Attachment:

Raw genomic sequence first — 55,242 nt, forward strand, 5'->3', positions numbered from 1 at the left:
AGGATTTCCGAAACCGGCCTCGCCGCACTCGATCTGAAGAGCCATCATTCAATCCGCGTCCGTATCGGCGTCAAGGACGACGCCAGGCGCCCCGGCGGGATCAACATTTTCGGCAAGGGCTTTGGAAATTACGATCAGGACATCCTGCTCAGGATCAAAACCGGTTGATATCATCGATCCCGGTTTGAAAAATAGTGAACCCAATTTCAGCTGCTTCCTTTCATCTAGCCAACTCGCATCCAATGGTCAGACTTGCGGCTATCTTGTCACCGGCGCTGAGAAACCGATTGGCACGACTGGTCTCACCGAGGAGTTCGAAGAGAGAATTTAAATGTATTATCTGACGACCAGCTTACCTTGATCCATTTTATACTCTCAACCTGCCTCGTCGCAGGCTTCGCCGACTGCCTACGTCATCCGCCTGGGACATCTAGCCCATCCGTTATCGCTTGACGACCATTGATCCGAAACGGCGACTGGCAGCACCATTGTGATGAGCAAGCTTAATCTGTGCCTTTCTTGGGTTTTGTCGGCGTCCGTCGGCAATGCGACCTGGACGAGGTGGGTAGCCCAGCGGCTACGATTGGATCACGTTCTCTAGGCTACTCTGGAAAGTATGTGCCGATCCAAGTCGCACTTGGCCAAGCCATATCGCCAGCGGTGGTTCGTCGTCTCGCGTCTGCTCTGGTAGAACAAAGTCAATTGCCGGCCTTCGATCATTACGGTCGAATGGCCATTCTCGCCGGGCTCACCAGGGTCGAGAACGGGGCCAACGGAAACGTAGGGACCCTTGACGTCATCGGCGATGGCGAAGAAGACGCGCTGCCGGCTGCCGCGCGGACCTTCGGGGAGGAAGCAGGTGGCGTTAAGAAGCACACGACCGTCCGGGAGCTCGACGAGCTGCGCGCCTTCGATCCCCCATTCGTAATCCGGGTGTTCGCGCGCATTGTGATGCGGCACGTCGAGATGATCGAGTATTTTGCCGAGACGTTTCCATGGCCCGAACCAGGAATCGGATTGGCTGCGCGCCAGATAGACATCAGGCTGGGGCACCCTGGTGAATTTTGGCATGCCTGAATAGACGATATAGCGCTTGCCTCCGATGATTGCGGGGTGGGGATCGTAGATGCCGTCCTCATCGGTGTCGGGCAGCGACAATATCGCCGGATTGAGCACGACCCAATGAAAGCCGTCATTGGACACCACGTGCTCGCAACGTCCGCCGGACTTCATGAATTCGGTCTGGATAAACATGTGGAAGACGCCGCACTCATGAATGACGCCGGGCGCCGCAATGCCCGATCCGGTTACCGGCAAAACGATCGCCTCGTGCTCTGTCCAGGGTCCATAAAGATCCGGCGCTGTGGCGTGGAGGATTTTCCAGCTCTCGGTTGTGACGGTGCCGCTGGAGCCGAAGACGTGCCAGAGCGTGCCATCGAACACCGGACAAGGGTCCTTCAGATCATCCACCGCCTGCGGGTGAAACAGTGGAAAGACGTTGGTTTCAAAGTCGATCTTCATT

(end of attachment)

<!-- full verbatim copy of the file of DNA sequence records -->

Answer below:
Raw genomic sequence first — 55,242 nt, forward strand, 5'->3', positions numbered from 1 at the left:
AGGATTTCCGAAACCGGCCTCGCCGCACTCGATCTGAAGAGCCATCATTCAATCCGCGTCCGTATCGGCGTCAAGGACGACGCCAGGCGCCCCGGCGGGATCAACATTTTCGGCAAGGGCTTTGGAAATTACGATCAGGACATCCTGCTCAGGATCAAAACCGGTTGATATCATCGATCCCGGTTTGAAAAATAGTGAACCCAATTTCAGCTGCTTCCTTTCATCTAGCCAACTCGCATCCAATGGTCAGACTTGCGGCTATCTTGTCACCGGCGCTGAGAAACCGATTGGCACGACTGGTCTCACCGAGGAGTTCGAAGAGAGAATTTAAATGTATTATCTGACGACCAGCTTACCTTGATCCATTTTATACTCTCAACCTGCCTCGTCGCAGGCTTCGCCGACTGCCTACGTCATCCGCCTGGGACATCTAGCCCATCCGTTATCGCTTGACGACCATTGATCCGAAACGGCGACTGGCAGCACCATTGTGATGAGCAAGCTTAATCTGTGCCTTTCTTGGGTTTTGTCGGCGTCCGTCGGCAATGCGACCTGGACGAGGTGGGTAGCCCAGCGGCTACGATTGGATCACGTTCTCTAGGCTACTCTGGAAAGTATGTGCCGATCCAAGTCGCACTTGGCCAAGCCATATCGCCAGCGGTGGTTCGTCGTCTCGCGTCTGCTCTGGTAGAACAAAGTCAATTGCCGGCCTTCGATCATTACGGTCGAATGGCCATTCTCGCCGGGCTCACCAGGGTCGAGAACGGGGCCAACGGAAACGTAGGGACCCTTGACGTCATCGGCGATGGCGAAGAAGACGCGCTGCCGGCTGCCGCGCGGACCTTCGGGGAGGAAGCAGGTGGCGTTAAGAAGCACACGACCGTCCGGGAGCTCGACGAGCTGCGCGCCTTCGATCCCCCATTCGTAATCCGGGTGTTCGCGCGCATTGTGATGCGGCACGTCGAGATGATCGAGTATTTTGCCGAGACGTTTCCATGGCCCGAACCAGGAATCGGATTGGCTGCGCGCCAGATAGACATCAGGCTGGGGCACCCTGGTGAATTTTGGCATGCCTGAATAGACGATATAGCGCTTGCCTCCGATGATTGCGGGGTGGGGATCGTAGATGCCGTCCTCATCGGTGTCGGGCAGCGACAATATCGCCGGATTGAGCACGACCCAATGAAAGCCGTCATTGGACACCACGTGCTCGCAACGTCCGCCGGACTTCATGAATTCGGTCTGGATAAACATGTGGAAGACGCCGCACTCATGAATGACGCCGGGCGCCGCAATGCCCGATCCGGTTACCGGCAAAACGATCGCCTCGTGCTCTGTCCAGGGTCCATAAAGATCCGGCGCTGTGGCGTGGAGGATTTTCCAGCTCTCGGTTGTGACGGTGCCGCTGGAGCCGAAGACGTGCCAGAGCGTGCCATCGAACACCGGACAAGGGTCCTTCAGATCATCCACCGCCTGCGGGTGAAACAGTGGAAAGACGTTGGTTTCAAAGTCGATCTTCATT